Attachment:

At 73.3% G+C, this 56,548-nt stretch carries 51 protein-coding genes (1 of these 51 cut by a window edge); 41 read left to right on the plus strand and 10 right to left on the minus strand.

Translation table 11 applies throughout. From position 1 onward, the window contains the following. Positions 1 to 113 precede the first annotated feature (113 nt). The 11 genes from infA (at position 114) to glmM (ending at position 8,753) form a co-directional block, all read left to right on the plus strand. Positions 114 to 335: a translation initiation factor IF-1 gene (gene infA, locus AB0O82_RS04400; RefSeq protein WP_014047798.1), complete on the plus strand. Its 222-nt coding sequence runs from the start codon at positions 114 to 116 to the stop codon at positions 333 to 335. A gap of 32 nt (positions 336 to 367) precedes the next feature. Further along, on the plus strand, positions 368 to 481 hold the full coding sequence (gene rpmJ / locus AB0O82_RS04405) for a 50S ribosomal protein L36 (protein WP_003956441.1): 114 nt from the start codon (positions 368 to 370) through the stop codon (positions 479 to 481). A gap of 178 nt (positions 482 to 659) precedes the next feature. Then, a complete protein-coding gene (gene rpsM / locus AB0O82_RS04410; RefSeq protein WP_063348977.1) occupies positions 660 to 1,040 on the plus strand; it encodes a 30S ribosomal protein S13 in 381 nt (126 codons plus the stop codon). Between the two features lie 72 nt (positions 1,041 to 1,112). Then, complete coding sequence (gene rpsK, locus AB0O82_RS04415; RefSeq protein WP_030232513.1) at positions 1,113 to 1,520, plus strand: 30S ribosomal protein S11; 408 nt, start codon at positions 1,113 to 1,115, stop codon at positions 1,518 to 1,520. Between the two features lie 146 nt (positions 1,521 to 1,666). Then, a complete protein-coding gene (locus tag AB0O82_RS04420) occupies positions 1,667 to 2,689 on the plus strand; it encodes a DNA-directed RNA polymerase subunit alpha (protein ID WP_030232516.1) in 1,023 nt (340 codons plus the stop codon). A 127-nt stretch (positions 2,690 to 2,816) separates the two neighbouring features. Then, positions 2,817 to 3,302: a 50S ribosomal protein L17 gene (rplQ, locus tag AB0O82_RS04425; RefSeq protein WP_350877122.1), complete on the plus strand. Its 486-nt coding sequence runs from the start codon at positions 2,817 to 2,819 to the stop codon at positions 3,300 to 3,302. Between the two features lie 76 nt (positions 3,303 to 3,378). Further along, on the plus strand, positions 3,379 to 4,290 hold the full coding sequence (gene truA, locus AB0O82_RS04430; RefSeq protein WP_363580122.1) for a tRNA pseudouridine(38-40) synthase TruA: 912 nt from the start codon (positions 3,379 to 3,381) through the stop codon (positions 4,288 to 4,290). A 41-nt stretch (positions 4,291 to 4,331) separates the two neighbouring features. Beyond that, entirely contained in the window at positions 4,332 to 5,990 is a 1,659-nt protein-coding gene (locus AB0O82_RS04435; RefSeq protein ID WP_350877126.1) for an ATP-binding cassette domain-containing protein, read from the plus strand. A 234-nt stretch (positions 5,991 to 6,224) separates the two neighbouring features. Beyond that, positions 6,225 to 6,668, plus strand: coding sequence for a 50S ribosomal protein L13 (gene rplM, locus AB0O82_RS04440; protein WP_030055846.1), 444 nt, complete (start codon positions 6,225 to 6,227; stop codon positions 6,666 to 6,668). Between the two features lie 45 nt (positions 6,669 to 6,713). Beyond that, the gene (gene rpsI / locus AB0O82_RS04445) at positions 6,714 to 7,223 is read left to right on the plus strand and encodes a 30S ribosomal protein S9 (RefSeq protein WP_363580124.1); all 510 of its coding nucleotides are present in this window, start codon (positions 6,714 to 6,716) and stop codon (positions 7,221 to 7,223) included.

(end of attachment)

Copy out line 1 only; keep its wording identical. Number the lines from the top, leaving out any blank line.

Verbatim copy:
At 73.3% G+C, this 56,548-nt stretch carries 51 protein-coding genes (1 of these 51 cut by a window edge); 41 read left to right on the plus strand and 10 right to left on the minus strand.